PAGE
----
Comparison of the effect of differentiation of gluteal to tensor fascia lata in exercise on pain and motor function in patients with patella femoral syndrome
Poster Presentation XML
Paper ID : 1475-12THCONG
Oral / Poster Presentation File:
2Assistant professor of Department of physical education and sport science, Amirkabir University of Technology, Tehran, Iran
3Assistant Professor Department of Sport Pathology and Corrective Movements, Faculty of Physical Education and Sport Sciences, Islamic Azad University, South Tehran Branch
Patella femoral pain syndrome (PFPS) is a common overuse disorder that is highly prevalent in women. The weak neuromuscular activity of the glutus medius and glutus maximus muscles is of particular importance in relation to fascia lata tensor in patellofemoral pain syndrome. The aim of the present study was to evaluate GTA INDEX exercises on pain and motor function in patients with patella femoral syndrome.
This quasi-experimental study was performed on 15 women with patellofemoral pain syndrome in three control groups (age 36 ± 9.91, height 161.6 5 5.17, weight 60.4 6 6.54) High INDEX (age 33 9 9.76, height 166 ± 4.26 ± 26.6, weight 61 4 4.79), low GDE INDEX exercise group (age 36 10 10.87, height 15.4 / 2.88), weight 59 41 10.41) participated in this study. Lateral jump test was used to evaluate performance and VAS test was used to assess pain. To investigate the normality of the data by Shapiro-Wilk test and data analysis by repeated measures analysis of variance with intergroup factor was used to investigate differences between groups and statistical calculations at the significant level of 0.05.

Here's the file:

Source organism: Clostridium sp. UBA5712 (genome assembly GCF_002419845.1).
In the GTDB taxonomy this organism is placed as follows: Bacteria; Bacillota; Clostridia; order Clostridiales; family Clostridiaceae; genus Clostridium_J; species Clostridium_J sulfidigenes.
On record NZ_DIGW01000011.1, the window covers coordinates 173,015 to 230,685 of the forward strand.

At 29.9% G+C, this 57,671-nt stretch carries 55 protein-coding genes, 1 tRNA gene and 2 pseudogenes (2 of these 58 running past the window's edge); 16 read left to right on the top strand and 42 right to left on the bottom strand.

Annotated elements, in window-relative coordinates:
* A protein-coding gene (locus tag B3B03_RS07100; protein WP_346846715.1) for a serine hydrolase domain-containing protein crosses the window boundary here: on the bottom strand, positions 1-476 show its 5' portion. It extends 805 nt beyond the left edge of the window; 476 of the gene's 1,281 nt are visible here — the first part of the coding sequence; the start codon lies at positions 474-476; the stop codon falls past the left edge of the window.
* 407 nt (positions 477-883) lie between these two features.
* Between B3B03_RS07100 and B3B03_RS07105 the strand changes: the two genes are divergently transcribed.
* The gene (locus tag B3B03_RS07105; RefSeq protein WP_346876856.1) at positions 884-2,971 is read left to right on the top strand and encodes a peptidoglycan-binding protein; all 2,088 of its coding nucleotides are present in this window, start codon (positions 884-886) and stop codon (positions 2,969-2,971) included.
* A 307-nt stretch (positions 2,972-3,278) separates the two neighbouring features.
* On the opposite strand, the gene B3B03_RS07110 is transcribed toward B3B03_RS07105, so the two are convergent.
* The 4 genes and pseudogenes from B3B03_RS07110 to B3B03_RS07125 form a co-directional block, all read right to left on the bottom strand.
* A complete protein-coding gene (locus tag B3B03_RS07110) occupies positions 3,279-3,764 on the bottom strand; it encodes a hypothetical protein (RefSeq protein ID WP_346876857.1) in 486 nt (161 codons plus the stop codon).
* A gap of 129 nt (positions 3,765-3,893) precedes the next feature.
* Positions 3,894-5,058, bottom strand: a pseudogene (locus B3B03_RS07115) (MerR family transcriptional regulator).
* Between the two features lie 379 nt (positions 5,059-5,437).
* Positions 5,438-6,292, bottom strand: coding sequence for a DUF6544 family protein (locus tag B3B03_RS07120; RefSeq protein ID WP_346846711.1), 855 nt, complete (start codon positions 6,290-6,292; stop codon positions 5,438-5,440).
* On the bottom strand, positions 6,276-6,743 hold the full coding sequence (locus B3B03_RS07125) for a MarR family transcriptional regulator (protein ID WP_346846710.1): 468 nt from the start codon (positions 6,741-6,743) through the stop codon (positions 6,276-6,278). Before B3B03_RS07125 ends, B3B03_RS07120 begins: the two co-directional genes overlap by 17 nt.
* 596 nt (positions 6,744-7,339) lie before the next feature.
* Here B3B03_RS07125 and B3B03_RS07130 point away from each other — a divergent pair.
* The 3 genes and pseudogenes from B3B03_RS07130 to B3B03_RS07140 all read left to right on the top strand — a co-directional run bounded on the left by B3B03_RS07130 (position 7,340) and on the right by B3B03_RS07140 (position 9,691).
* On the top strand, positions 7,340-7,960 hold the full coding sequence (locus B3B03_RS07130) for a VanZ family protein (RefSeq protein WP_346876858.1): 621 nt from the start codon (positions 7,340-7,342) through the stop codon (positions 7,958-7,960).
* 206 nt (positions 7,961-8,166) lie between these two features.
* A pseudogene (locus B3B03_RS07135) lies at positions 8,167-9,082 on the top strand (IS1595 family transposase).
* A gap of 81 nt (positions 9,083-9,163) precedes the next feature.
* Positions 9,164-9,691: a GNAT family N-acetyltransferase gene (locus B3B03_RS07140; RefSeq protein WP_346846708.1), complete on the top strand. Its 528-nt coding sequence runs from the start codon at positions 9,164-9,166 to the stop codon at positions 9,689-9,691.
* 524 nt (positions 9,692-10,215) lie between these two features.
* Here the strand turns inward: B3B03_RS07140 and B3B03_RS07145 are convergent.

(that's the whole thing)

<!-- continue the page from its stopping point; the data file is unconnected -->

According to the results of the study, there was a significant difference between the three groups before and after training in the two groups with and without GTA INDEX but in the interaction between groups. There was a significant difference in the effect of exercise training on the GTA index before and after training groups, but the differences between the upper and lower GTA groups were not significant.
High and low GTA INDEX exercises influence the pain and function of patients with patella femoral syndrome. This may be due to the physiological properties, neuromuscular factors, and pattern of recall of the motor units involved in training.